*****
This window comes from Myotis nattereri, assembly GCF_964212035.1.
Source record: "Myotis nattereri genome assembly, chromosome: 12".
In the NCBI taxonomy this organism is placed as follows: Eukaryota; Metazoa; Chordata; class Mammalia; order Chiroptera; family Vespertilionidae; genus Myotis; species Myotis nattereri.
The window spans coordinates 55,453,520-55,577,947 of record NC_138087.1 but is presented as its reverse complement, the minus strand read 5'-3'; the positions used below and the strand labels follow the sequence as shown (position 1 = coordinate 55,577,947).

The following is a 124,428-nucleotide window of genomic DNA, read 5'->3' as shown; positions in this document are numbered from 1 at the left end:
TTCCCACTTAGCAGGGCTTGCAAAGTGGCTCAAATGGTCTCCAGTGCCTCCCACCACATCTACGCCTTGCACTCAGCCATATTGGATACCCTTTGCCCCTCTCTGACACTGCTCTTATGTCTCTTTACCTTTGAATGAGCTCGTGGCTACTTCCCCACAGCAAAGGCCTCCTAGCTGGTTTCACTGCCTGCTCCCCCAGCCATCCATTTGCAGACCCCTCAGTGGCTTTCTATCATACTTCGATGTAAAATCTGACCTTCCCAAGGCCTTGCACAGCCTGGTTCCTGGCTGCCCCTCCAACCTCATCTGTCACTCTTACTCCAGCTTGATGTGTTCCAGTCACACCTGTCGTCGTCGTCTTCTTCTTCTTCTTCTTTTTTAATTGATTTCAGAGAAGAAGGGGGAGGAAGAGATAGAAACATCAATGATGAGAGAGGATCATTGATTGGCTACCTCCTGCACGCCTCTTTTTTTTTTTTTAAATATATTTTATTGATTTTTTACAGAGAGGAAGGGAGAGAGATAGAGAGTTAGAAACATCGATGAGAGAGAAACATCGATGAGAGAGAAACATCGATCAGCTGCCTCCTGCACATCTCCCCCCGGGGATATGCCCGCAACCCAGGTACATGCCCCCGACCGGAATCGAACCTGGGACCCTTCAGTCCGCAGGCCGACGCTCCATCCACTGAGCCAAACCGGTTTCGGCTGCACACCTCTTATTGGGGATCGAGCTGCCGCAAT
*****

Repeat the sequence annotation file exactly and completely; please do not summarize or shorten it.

This window comes from Myotis nattereri, assembly GCF_964212035.1.
Source record: "Myotis nattereri genome assembly, chromosome: 12".
In the NCBI taxonomy this organism is placed as follows: Eukaryota; Metazoa; Chordata; class Mammalia; order Chiroptera; family Vespertilionidae; genus Myotis; species Myotis nattereri.
The window spans coordinates 55,453,520-55,577,947 of record NC_138087.1 but is presented as its reverse complement, the minus strand read 5'-3'; the positions used below and the strand labels follow the sequence as shown (position 1 = coordinate 55,577,947).

The following is a 124,428-nucleotide window of genomic DNA, read 5'->3' as shown; positions in this document are numbered from 1 at the left end:
TTCCCACTTAGCAGGGCTTGCAAAGTGGCTCAAATGGTCTCCAGTGCCTCCCACCACATCTACGCCTTGCACTCAGCCATATTGGATACCCTTTGCCCCTCTCTGACACTGCTCTTATGTCTCTTTACCTTTGAATGAGCTCGTGGCTACTTCCCCACAGCAAAGGCCTCCTAGCTGGTTTCACTGCCTGCTCCCCCAGCCATCCATTTGCAGACCCCTCAGTGGCTTTCTATCATACTTCGATGTAAAATCTGACCTTCCCAAGGCCTTGCACAGCCTGGTTCCTGGCTGCCCCTCCAACCTCATCTGTCACTCTTACTCCAGCTTGATGTGTTCCAGTCACACCTGTCGTCGTCGTCTTCTTCTTCTTCTTCTTTTTTAATTGATTTCAGAGAAGAAGGGGGAGGAAGAGATAGAAACATCAATGATGAGAGAGGATCATTGATTGGCTACCTCCTGCACGCCTCTTTTTTTTTTTTTAAATATATTTTATTGATTTTTTACAGAGAGGAAGGGAGAGAGATAGAGAGTTAGAAACATCGATGAGAGAGAAACATCGATGAGAGAGAAACATCGATCAGCTGCCTCCTGCACATCTCCCCCCGGGGATATGCCCGCAACCCAGGTACATGCCCCCGACCGGAATCGAACCTGGGACCCTTCAGTCCGCAGGCCGACGCTCCATCCACTGAGCCAAACCGGTTTCGGCTGCACACCTCTTATTGGGGATCGAGCTGCCGCAAT